Subscribe to a magazine

Home Tire Swap

At Home Tire Swap
Pete Trasborg
| Brand Manager, Jp
Posted December 13, 2013

Do-It-Yourself Tire Changes

We are cheap bastards. Not only that, but we can be control freaks. Every once in a while we even like the feeling of doing something ourselves and getting it done right. That is why when we have the time we tend to mount our own tires at home. Especially when it comes to our beadlock wheels, we just don't trust the minimum wage-earning teenager down at the tire shop to get it done right. Over the years we've picked up some tips and tricks that can help you get it done on your own, too.

Step By Step

View Photo Gallery
  • It is important to remove the valve stem core before you even think about removing the beadlock bolts. Once the stem core is removed and the tire stops whistling, it’s time to pull the beadlock bolts. If you don’t have a beadlock wheel, move right along to the next step after pulling the valve core. We just zoom the bolts out with an air-operated impact or air ratchet. With the bolts out, the rings should come right off. If not, insert a pry bar through the back of the wheel and give the ring a light tap.

  • Once the inner bead is broken, if you’ve got a beadlock wheel, now you will probably need to get the outer bead loose. We put the wheel and tire up on a 5-gallon bucket and use a thin flathead screwdriver to pry the outer bead off the wheel. It doesn’t take much at all, so this misapplication of tools is OK. For you non-beadlock guys, flip the tire over and do the Hi-Lift dance again.

  • On our TrailReady wheels, there is a machined step that automatically centers the outer bead. If you don’t have that step, it is important to visually center the tire and hand-tighten all the bolts before torqueing any of them. Then we tighten the bolts with an inch-pound torque wrench first to 80 in/lb, then to 160 in/lb, and then finally to 220 in/lb. We usually go around at least twice at the final rating or until every bolt is tight. We never use the impact gun to tighten the bolts, as they are very easy to break.

  • As shown in the lead image, we use a Hi-Lift jack and the bumper of a Jeep to break the bead. It might be slow going at first, but get the base of the Hi-Lift as close to the wheel as you can. Then, jack until the bead moves. You will have to reposition the jack several times to get the bead entirely off its seat. Just rotate the wheel and jack again. After a few tries you should be able to get the base of the Hi-Lift closer to the actual bead as shown here.

  • After we have the outer bead loose, we then flip the wheel over on the bucket so it is face down and the outer bead is hanging off the wheel and the inner bead is resting where the outer once was. Then, using some more of our soapy water lube, we walk a pair of pry bars around the tire to get the inner bead off the wheel. It sometimes helps to stand or push on the tire with your foot while you are working the pry bars around. For you non-beadlock guys, you’ll have to do this for both the inner and outer beads.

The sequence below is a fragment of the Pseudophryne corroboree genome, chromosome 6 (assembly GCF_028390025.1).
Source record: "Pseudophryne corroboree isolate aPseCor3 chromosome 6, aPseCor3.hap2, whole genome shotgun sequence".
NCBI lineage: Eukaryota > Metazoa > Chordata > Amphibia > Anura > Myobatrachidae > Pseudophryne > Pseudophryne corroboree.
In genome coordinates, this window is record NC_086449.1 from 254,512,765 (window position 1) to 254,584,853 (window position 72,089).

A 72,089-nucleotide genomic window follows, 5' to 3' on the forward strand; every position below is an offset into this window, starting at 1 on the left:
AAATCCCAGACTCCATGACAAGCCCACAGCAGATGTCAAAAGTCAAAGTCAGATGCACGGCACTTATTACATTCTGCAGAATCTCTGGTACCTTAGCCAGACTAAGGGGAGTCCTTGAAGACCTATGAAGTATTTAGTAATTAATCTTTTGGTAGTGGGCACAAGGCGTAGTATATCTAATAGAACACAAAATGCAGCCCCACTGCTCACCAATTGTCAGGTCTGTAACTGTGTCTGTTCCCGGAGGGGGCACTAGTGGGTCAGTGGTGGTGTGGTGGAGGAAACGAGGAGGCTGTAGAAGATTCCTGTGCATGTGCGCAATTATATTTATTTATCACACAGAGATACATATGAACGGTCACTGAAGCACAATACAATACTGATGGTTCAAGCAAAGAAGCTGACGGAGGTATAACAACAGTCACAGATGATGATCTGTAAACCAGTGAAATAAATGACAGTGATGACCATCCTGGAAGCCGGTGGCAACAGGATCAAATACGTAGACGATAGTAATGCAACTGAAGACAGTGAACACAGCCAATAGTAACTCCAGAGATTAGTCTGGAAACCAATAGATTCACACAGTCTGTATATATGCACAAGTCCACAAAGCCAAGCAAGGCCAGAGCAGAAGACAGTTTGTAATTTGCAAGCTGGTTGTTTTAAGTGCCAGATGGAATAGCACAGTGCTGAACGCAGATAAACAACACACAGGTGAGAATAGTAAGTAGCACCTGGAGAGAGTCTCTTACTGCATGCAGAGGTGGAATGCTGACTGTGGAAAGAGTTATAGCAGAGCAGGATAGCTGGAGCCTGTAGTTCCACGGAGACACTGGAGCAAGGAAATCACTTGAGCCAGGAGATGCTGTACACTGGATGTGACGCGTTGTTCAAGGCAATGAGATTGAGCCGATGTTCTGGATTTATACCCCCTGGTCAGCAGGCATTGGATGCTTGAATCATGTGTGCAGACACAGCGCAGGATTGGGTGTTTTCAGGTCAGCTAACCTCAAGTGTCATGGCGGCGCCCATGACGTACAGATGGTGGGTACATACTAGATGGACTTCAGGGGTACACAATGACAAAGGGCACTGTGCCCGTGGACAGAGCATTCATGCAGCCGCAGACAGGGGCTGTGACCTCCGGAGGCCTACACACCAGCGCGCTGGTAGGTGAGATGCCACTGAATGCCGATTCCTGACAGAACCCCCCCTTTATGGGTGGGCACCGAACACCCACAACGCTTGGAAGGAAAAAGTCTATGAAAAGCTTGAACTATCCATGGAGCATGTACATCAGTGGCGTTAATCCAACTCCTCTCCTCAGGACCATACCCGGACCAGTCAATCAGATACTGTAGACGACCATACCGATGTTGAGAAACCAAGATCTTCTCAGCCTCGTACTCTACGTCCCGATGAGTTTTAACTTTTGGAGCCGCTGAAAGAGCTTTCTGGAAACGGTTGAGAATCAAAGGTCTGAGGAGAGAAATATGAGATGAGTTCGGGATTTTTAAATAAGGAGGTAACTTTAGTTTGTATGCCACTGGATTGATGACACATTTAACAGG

• After all the bolts are torqued, it is time to air the tire up. It is important to keep your hands and body away from the lock ring when airing up that first time, which is one of the reasons why we like this Power Tank inflator. With its clip-on chuck and 24-inch hose, our body parts are nowhere near the lock ring when we inflate the tire. It is unlikely but possible that if bolt holes are stripped, or bolts are fatigued, the ring might come off the wheel…sometimes spectacularly, which is why you want to keep your distance.

  • In the previous photo you can see that the tire is wet around the bead. It helps greatly to use some sort of lube both when mounting and dismounting tires. We use a soapy water solution in a spray bottle. Shown is “Euro Paste,” what our local America’s Tire uses which is also water-based. We never use any dino-based stuff due to fear of it reacting with the rubber. Also, glass cleaner or our soapy water solution will dry, but oil or grease will make it more likely for the bead to slip when aired down and wheeling.

  • The actual mounting of the tire is much the same as the dismounting: Put the wheel on the bucket, lube the bead up, and put it on. With a beadlock wheel you can sometimes just manhandle the tire on to the wheel. With non-beadlocks, you will need to do the walking pry bar trick again. With our TrailReady wheels, the outer lock ring has an opening machined-in for easier access to the valve stem.

  • We leave the valve stem core out until both beads seat. For a beadlock wheel, we find this is the easiest way to get that inner bead seated. For a non-beadlock wheel, sometimes you need to do this and use a strap or put it back on the bucket and get a friend to help push on it. We use our soapy water lube for this step to help get the bead on, but also we can see if the bead is fully seated because the soapy water bubbles wherever air is escaping. Once it is holding pressure, put the valve stem core back in and inflate normally. Beadlock guys, recheck the torque on the bolts periodically.